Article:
Convicted killer Elizabeth Wettlaufer has certification revoked by regulator
Killer found guilty of professional misconduct by nurses’ college
— An Ontario nurse who killed eight seniors in her care has been found guilty of professional misconduct and had her certification revoked by the province’s nursing regulator.
“This is the most egregious and disgraceful conduct this panel has ever considered,” said Grace Fox, the chair of the five-person disciplinary panel at the College of Nurses of Ontario that heard Elizabeth Wettlaufer’s case.
In June, Wettlaufer pleaded guilty to the first-degree murder of eight seniors, attempted murder of four others and aggravated assault of two more people, all by way of insulin overdoses, between 2007 and 2016.
She confessed to the murders while at a psychiatric hospital in Toronto in the fall before detailing the crimes to police in Woodstock, Ont.
The disciplinary panel deemed Wettlaufer’s conduct unprofessional, dishonourable and disgraceful.
“The conduct was heinous and criminal and brings shame on the profession,” said Megan Shortreed, the college’s counsel who presented the case.
The college of nurses knew Wettlaufer was fired from the Caressant Care nursing home in Woodstock, Ont., for a medication error in 2014, but she continued to work — and harmed patients — until she resigned as a nurse in September 2016.
The panel heard Wettlaufer had given one patient insulin that belonged to another patient and was fired for doing so. Caressant Care told the college about the firing, but the college decided not to conduct a formal investigation.
The panel also heard about an incident in 1995 when Wettlaufer was found “dazed and disoriented at work” and required hospitalization after illicitly taking lorazepam, a drug used to treat anxiety and sleeping disorders.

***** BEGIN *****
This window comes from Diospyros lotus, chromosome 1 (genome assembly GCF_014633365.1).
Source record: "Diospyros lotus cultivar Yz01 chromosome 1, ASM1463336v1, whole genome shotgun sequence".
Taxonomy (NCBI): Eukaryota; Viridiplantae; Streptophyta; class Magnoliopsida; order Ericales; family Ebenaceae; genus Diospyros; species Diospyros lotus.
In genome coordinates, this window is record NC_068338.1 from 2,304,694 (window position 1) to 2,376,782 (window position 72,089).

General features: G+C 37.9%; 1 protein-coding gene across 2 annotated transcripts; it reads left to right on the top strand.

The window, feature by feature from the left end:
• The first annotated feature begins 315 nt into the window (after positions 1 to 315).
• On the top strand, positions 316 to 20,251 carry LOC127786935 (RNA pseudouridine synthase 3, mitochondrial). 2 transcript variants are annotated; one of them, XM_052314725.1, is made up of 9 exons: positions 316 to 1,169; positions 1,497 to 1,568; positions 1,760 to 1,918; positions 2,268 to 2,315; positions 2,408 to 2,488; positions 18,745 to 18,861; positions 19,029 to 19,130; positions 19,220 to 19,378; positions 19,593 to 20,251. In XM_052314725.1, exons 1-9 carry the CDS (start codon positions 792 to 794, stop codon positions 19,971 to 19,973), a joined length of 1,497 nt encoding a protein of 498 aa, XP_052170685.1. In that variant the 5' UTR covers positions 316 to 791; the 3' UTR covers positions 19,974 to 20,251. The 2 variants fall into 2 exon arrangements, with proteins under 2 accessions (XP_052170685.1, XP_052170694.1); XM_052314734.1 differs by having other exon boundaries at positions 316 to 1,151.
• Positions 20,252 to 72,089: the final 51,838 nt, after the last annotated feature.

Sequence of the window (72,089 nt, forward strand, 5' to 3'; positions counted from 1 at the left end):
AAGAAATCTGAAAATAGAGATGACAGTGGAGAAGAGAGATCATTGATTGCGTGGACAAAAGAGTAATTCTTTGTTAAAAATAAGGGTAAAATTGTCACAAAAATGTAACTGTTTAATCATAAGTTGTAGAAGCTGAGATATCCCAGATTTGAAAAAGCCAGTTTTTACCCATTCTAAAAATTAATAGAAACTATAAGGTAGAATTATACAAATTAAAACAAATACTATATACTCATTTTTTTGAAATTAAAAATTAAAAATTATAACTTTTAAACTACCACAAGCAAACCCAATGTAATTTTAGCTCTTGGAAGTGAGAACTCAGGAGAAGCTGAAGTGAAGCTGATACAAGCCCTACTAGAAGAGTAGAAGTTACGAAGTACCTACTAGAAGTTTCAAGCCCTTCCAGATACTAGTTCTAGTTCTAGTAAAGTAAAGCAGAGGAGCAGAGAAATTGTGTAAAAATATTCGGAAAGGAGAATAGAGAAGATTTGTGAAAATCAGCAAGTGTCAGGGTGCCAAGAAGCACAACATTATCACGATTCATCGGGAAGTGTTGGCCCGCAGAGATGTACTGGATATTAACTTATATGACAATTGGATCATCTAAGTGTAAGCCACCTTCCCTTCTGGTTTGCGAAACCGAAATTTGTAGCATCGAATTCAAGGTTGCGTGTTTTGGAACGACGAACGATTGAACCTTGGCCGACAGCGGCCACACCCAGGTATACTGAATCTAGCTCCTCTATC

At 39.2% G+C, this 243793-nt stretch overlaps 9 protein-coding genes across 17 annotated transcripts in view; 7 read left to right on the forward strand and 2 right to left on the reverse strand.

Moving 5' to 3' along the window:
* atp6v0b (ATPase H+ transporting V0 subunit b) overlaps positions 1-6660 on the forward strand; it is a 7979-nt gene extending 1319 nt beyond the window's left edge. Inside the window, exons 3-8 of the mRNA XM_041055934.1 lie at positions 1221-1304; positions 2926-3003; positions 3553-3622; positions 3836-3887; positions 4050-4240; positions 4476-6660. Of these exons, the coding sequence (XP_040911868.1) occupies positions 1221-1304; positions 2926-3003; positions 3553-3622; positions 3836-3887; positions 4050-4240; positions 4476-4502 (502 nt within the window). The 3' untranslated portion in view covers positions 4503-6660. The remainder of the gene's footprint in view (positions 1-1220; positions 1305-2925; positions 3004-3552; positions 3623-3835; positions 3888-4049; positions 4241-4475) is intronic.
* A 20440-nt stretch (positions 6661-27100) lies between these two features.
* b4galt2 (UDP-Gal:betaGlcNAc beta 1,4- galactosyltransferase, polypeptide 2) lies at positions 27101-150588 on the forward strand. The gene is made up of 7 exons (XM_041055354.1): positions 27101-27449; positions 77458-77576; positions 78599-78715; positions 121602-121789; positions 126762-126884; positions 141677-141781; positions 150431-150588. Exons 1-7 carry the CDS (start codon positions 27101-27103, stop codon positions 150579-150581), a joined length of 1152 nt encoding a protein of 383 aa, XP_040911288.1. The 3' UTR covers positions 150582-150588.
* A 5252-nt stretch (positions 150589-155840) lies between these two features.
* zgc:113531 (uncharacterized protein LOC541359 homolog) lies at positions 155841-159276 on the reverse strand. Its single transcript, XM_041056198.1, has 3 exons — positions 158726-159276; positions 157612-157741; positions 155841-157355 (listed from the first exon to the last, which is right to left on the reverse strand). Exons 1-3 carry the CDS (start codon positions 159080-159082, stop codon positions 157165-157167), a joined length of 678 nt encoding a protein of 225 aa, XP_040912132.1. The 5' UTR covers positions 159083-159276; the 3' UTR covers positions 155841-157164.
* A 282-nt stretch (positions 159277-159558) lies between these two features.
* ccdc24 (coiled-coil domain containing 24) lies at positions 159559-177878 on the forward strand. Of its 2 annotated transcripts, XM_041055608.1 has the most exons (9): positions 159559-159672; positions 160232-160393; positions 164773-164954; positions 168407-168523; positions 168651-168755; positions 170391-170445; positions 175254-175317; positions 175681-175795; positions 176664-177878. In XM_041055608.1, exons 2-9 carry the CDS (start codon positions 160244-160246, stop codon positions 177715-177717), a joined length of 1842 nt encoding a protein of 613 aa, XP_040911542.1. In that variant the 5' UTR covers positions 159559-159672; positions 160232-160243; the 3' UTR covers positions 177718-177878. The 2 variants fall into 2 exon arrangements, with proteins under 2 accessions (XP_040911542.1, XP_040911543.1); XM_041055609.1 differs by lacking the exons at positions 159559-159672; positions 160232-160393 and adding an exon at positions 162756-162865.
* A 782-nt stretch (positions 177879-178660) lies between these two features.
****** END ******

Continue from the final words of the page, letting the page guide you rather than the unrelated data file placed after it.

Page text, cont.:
The college investigated and found that Wettlaufer had not tried to harm patients, but was recommended for treatment and to practise nursing with conditions that included avoiding drugs and alcohol for one year. She completed that term without incident and the conditions were lifted a year later.
Wettlaufer was not present at the hearing in Toronto. She is serving a sentence of life in prison with no chance for parole for 25 years.
Shortreed presented an agreed statement of facts from Wettlaufer’s guilty plea and her confession to police in the criminal case as the basis for the college’s findings.
Shortreed noted that Wettlaufer’s psychiatrist informed the college on Sept. 29, 2016, after she confessed to the killings at a Toronto mental health facility.
The college started an investigation immediately, Shortreed said, but was told to back off by the Crown attorney to allow police to proceed with their own investigation.
The disciplinary panel heard Tuesday that Wettlaufer emailed and called the college on Sept. 30, saying she was no longer fit to practise as a nurse and wished to resign.